NZ pinot noir - Wine tasting 2011
Making pinot noir is often likened to the pursuit of the Holy Grail. How close to the sacred object are our producers getting, asks John Saker.
by John Saker | Cuisine issue #149 | Wednesday, 7 December, 2011
Pinot noir’s potential to bring forth red wine of sublime quality is legendary. However, that comes with a degree of difficulty, which is why whenever pinot noir is mentioned, the word quest is never far behind. Our tasting showed there is no shortage of New Zealand winemakers committed to the pinot pursuit – just two short of a record 300 wines were entered. Of these, while 77 received four stars or more, only 14 earned the coveted five stars.
“Clearly, New Zealand is a leader in New World pinot,” said panel chair John Belsham. “But the difference between well-made pinot and great pinot is a layer that goes beyond ticking the boxes. The challenge now for this country’s best producers is to transcend making wines that are noticed to wines that are revered. Pinot noir is not defined by immediacy, but by its complexity, structure, length and layering. The great pinot noirs of the world require time in the cellar to settle and harmonise before they unveil in the glass. Like an exquisitely wrapped gift that builds in anticipation as each layer is revealed, they are often surprising, sometimes challenging, but never disappointing.”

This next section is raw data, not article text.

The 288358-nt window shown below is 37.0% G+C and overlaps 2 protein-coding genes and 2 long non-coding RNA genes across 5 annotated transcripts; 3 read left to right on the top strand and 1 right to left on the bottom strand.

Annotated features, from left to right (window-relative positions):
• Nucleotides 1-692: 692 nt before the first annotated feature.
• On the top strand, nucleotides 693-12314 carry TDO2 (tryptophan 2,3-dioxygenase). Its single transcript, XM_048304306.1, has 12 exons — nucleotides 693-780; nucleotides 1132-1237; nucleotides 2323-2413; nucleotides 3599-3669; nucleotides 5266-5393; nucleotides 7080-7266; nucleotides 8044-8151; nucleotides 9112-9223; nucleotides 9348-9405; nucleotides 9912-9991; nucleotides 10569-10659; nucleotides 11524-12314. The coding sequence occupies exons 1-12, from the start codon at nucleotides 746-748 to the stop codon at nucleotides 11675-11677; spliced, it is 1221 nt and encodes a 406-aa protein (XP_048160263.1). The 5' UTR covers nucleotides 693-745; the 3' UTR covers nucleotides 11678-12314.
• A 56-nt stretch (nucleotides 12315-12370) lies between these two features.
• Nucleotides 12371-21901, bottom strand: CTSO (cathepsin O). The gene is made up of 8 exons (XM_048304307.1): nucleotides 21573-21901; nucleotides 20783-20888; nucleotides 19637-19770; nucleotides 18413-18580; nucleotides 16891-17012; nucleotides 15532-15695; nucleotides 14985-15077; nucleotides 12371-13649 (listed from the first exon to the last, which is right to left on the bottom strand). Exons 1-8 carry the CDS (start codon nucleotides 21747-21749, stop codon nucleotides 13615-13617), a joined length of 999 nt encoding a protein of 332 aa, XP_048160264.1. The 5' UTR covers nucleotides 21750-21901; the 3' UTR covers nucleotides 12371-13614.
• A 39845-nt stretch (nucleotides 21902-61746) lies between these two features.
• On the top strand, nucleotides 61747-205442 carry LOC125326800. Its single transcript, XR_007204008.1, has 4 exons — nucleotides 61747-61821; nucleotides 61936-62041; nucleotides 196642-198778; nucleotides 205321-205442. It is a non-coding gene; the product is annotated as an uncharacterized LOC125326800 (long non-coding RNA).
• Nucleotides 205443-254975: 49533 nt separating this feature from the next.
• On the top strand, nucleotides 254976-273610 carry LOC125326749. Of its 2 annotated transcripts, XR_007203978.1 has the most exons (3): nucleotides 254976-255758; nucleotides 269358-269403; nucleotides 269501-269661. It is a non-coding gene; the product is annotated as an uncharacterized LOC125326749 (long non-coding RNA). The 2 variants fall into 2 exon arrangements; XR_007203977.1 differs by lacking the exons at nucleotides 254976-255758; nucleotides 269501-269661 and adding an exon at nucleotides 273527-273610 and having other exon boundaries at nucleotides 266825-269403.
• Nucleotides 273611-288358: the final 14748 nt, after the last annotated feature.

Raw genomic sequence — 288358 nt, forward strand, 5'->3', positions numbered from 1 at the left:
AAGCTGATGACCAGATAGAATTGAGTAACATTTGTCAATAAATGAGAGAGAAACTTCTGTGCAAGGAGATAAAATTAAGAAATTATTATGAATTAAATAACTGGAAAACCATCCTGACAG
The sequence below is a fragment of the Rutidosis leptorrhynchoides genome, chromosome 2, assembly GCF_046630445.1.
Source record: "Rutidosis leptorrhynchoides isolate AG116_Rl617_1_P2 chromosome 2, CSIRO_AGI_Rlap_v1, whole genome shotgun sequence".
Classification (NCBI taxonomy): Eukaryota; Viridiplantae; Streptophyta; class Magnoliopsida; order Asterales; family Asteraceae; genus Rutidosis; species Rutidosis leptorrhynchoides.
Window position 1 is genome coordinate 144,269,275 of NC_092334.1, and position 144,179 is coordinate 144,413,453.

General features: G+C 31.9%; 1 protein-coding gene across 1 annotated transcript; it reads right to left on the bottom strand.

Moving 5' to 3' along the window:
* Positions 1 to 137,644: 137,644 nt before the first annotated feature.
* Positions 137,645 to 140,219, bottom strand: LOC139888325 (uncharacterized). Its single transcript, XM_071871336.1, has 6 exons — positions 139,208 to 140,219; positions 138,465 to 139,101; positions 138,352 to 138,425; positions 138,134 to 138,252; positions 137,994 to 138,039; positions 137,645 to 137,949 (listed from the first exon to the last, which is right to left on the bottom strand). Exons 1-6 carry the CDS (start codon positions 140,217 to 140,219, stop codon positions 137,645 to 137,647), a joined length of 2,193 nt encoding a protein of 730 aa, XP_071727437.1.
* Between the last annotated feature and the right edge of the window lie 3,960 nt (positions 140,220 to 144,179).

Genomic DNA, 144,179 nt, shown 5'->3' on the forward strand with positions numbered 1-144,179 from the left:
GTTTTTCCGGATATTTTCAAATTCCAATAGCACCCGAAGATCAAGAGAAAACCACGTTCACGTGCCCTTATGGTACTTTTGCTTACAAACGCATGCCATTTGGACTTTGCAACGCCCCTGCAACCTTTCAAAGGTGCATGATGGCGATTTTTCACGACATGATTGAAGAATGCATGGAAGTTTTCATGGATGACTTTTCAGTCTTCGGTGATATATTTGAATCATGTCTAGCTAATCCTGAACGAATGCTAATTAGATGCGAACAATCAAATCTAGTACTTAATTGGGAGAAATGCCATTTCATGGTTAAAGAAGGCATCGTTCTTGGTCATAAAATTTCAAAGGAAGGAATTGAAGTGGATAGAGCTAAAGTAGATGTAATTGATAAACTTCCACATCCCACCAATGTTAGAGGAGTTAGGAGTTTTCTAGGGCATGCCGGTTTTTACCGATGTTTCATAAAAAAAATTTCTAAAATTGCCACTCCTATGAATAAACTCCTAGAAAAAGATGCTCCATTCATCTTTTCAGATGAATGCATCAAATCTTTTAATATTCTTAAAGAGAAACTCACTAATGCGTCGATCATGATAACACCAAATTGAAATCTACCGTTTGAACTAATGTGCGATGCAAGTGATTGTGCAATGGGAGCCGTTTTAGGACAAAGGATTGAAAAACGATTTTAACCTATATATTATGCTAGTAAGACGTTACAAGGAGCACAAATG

|The Tasting panel |
Wine panel chair, John Belsham, respected international judge and owner of Foxes Island Wines, Marlborough, was joined by Australian wine judge/consultant Gary Baldwin, and Ben Glover, chief winemaker at Marlborough’s Wither Hills. Associate judges (non-scoring) were Andrew Parkinson, fine-wine specialist at Negociants NZ, and our NZ wine writer/author of Pinot Noir: The New Zealand Story, John Saker.
1. Olssens Jackson Barry Pinot Noir 2009 (Central Otago) $45-$50 -4
Jewel-like in the glass, flashing blues as well as deep reds, this splendid pinot is equally vivid
in aroma, taste and mouthfeel. Flavours akin to raw red and dark berry fruits, along with a whisper of wild thyme (there’s plenty around Olssens’ Bannockburn vineyard), fragrant beetroot and subtle oak complexity, all grow in the mouth. And it has the depth to develop beautifully over the years ahead.
The Parr and the glory
“It’s made my day, as that wine is my baby,” said Olssens winemaker Jen Parr, when told her Jackson Barry Pinot 2009 had taken line honours. “It’s all about perfume and poise. That wine is everything I try to do with pinot, and that year, the stars were aligned.” Oregon-born Parr took over the top job at Olssens in 2008, after two years as Matt Connell’s assistant and before that, travelling and working in France, South Africa, Napa Valley, Oregon and of course, New Zealand. At Olssens she enjoys working with the oldest vines in Bannockburn, and channelling different qualities of the site through each of the three pinots she produces annually. “The Nipple Hill is about fruit, Slapjack Creek is more of a textural wine and Jackson Barry is perfume,” she explains. There are signs Parr may just be putting down roots in Central. She has a house, a four-year-old dog, and is chair of the 2012 Central Otago Pinot Celebration. “This is home now. Besides, why would anyone leave Central?”